by Alexander Kjerulf
It’s a golden rule in most businesses that salaries must be kept secret. Except for a few heretics, it is almost universally accepted that mayhem would ensue in the workplace if people knew what their co-workers, their managers or—gasp—the CEO was making.
It’s time to stop the code of silence. Bringing salaries out into the open makes a lot of sense—and it offers advantages for both the organization and for its people.
Here are three major reasons why secret salaries are silly:
- It frustrates employees because any unfairness (real or perceived) can’t be addressed directly.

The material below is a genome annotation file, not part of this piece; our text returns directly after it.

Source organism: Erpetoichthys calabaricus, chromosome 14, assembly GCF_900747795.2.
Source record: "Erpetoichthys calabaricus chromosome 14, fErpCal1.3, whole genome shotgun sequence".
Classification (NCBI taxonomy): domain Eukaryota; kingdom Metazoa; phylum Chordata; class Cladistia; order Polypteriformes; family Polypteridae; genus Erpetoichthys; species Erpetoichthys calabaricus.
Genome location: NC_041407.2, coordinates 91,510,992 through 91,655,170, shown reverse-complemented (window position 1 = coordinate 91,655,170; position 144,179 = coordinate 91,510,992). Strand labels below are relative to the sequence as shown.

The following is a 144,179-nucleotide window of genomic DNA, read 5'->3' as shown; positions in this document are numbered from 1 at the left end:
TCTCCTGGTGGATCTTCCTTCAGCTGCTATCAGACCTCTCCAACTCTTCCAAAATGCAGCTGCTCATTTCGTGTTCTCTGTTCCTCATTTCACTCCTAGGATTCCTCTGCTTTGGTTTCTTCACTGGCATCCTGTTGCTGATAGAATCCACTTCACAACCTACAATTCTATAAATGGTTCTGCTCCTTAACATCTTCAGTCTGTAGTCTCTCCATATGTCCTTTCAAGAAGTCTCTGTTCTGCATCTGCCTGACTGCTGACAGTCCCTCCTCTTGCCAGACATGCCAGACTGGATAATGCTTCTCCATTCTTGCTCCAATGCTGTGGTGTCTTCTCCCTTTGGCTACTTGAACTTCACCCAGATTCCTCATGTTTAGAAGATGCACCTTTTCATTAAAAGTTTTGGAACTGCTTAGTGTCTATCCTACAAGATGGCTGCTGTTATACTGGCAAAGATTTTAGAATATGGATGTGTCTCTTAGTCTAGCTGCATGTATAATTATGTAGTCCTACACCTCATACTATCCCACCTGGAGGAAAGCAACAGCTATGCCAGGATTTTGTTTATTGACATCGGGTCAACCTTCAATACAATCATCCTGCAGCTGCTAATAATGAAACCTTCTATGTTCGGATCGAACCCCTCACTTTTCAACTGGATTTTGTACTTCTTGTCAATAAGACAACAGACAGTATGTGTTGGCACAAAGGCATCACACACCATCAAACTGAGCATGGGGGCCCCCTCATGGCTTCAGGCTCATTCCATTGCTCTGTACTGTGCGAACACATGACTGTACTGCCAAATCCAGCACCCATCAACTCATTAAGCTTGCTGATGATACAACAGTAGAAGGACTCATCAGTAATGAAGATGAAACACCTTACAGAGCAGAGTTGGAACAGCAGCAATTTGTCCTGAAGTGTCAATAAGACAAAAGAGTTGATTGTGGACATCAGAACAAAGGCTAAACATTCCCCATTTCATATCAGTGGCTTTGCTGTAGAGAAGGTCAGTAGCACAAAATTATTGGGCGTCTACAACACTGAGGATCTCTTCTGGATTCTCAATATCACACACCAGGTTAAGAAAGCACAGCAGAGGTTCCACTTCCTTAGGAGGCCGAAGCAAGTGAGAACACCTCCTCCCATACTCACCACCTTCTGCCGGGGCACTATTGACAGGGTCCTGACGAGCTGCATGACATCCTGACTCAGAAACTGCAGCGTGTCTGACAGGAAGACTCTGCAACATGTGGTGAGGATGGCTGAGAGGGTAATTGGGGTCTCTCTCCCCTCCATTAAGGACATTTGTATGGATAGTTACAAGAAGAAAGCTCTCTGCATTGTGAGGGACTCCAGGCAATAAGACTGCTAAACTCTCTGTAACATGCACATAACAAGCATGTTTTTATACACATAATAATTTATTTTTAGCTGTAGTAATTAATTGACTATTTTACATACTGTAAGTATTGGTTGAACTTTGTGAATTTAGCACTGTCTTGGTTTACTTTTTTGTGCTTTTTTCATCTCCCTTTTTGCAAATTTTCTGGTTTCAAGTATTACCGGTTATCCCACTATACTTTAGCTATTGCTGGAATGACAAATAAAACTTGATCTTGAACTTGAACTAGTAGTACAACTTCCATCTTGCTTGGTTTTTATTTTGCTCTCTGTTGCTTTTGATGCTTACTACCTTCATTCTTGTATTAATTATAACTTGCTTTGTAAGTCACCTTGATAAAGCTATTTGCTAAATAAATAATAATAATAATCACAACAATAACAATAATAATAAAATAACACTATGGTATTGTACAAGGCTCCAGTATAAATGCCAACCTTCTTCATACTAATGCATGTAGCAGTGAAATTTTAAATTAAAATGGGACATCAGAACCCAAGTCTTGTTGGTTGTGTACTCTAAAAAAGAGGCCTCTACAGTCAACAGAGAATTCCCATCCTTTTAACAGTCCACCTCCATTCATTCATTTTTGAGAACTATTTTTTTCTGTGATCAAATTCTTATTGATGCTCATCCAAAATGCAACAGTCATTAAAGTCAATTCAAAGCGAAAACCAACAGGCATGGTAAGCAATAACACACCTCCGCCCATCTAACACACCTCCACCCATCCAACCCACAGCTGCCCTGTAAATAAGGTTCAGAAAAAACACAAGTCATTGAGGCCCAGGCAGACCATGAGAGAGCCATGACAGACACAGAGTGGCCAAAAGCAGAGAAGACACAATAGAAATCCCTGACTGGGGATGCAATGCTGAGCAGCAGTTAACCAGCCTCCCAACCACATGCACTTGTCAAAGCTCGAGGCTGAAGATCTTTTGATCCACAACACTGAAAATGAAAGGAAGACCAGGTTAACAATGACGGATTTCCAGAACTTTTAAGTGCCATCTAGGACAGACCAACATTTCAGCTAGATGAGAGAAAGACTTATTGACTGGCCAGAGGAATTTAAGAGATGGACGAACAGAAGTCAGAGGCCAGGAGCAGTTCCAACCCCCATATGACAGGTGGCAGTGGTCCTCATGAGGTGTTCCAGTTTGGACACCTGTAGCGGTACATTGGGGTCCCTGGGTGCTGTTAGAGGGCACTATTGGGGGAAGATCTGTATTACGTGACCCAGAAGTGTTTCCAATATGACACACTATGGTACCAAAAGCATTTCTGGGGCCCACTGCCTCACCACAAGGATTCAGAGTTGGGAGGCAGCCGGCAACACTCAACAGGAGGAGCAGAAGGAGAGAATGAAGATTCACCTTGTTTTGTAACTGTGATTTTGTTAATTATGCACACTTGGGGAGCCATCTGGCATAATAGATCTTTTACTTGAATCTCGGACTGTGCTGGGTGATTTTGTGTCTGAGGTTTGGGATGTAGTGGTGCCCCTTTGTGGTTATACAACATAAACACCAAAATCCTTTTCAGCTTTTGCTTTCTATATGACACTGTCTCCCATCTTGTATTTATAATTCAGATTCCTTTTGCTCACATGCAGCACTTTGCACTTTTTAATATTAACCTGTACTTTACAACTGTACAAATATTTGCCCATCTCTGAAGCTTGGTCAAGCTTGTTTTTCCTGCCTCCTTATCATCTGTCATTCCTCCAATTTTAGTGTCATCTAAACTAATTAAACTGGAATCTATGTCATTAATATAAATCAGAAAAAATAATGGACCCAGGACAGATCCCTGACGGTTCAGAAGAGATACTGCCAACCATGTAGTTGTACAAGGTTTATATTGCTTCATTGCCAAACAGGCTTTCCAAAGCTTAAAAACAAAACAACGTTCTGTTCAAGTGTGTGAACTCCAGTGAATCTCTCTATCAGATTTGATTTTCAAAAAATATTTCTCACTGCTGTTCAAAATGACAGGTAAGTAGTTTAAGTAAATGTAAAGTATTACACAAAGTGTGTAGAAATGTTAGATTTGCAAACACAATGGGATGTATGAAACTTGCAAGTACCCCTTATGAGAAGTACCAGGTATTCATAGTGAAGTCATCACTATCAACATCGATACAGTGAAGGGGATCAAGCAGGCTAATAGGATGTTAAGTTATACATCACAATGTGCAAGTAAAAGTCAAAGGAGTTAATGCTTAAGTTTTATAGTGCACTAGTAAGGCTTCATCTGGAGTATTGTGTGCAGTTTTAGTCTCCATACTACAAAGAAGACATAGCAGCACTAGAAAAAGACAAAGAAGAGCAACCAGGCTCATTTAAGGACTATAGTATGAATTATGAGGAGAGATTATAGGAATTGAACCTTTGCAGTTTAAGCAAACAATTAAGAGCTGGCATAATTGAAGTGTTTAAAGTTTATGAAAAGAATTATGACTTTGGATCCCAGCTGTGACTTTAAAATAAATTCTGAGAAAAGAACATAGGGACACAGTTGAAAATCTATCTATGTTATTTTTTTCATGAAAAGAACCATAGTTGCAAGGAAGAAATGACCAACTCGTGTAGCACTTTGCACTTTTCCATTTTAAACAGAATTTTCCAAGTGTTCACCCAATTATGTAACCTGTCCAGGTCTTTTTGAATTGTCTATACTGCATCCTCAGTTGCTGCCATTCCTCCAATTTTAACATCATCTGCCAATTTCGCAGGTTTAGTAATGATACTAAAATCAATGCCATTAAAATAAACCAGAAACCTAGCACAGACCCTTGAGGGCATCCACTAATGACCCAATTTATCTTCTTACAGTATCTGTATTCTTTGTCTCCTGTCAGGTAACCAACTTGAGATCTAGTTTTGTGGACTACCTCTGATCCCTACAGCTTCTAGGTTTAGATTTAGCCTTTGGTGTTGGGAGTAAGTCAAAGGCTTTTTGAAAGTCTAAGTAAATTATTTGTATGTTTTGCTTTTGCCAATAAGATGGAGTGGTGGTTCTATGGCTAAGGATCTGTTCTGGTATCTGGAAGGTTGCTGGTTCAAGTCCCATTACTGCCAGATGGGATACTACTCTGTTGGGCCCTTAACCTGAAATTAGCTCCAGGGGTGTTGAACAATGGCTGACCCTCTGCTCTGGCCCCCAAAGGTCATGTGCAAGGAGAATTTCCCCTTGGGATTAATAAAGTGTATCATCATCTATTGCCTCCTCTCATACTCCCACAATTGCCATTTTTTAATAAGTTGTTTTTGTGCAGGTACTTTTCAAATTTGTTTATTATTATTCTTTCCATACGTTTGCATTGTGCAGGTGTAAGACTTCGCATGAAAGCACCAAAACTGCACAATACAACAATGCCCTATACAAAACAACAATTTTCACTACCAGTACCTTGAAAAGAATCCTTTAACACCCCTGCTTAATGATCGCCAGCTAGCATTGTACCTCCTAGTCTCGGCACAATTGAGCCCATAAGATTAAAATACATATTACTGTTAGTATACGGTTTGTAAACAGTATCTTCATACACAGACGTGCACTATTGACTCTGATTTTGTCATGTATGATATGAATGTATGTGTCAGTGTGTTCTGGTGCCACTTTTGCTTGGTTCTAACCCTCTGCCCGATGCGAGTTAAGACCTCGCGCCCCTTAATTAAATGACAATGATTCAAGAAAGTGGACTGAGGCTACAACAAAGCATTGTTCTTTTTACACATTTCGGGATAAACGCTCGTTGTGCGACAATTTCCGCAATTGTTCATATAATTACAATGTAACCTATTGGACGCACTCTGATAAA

- They’re not secret anyway. People talk, you know.
- It perpetuates unfair salaries, which is bad for people and for the organization.
Example: If Johnson over in production is making $1,000 more a month than I am and the CEO is making 22 times what I’m making, there’s probably a good reason for it—one that I as an employee am entitled t...(register to read more)
- How to Fire an Employee the Legal Way: 6 Termination Guidelines
- 14 Tips on Business Etiquette
- Eating behind the wheel? That's no lunch break
- Pension plans: Don't make <br/> employees guess at meanings
- 10 minutes well-spent: Audit your employee bulletin board
- 6 great perks from Fortune's '100 Best Companies to Work For'